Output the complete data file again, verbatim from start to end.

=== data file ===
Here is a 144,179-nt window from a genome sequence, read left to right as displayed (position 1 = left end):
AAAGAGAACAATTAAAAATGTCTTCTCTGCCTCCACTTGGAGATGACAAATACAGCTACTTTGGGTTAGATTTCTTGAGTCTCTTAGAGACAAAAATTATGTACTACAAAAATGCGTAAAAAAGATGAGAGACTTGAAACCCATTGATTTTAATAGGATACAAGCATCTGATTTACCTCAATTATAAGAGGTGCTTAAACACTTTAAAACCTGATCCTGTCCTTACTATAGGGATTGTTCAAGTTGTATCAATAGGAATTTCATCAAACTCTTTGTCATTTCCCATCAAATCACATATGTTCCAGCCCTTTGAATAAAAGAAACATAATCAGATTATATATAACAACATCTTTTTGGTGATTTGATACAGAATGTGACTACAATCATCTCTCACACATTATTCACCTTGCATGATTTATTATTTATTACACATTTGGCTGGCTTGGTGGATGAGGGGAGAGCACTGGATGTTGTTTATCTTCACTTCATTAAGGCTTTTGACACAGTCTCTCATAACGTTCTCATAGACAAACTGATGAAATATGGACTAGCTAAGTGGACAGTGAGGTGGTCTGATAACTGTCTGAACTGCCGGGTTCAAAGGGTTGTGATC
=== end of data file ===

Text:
Here is a 144,179-nt window from a genome sequence, read left to right as displayed (position 1 = left end):
AAAGAGAACAATTAAAAATGTCTTCTCTGCCTCCACTTGGAGATGACAAATACAGCTACTTTGGGTTAGATTTCTTGAGTCTCTTAGAGACAAAAATTATGTACTACAAAAATGCGTAAAAAAGATGAGAGACTTGAAACCCATTGATTTTAATAGGATACAAGCATCTGATTTACCTCAATTATAAGAGGTGCTTAAACACTTTAAAACCTGATCCTGTCCTTACTATAGGGATTGTTCAAGTTGTATCAATAGGAATTTCATCAAACTCTTTGTCATTTCCCATCAAATCACATATGTTCCAGCCCTTTGAATAAAAGAAACATAATCAGATTATATATAACAACATCTTTTTGGTGATTTGATACAGAATGTGACTACAATCATCTCTCACACATTATTCACCTTGCATGATTTATTATTTATTACACATTTGGCTGGCTTGGTGGATGAGGGGAGAGCACTGGATGTTGTTTATCTTCACTTCATTAAGGCTTTTGACACAGTCTCTCATAACGTTCTCATAGACAAACTGATGAAATATGGACTAGCTAAGTGGACAGTGAGGTGGTCTGATAACTGTCTGAACTGCCGGGTTCAAAGGGTTGTGATC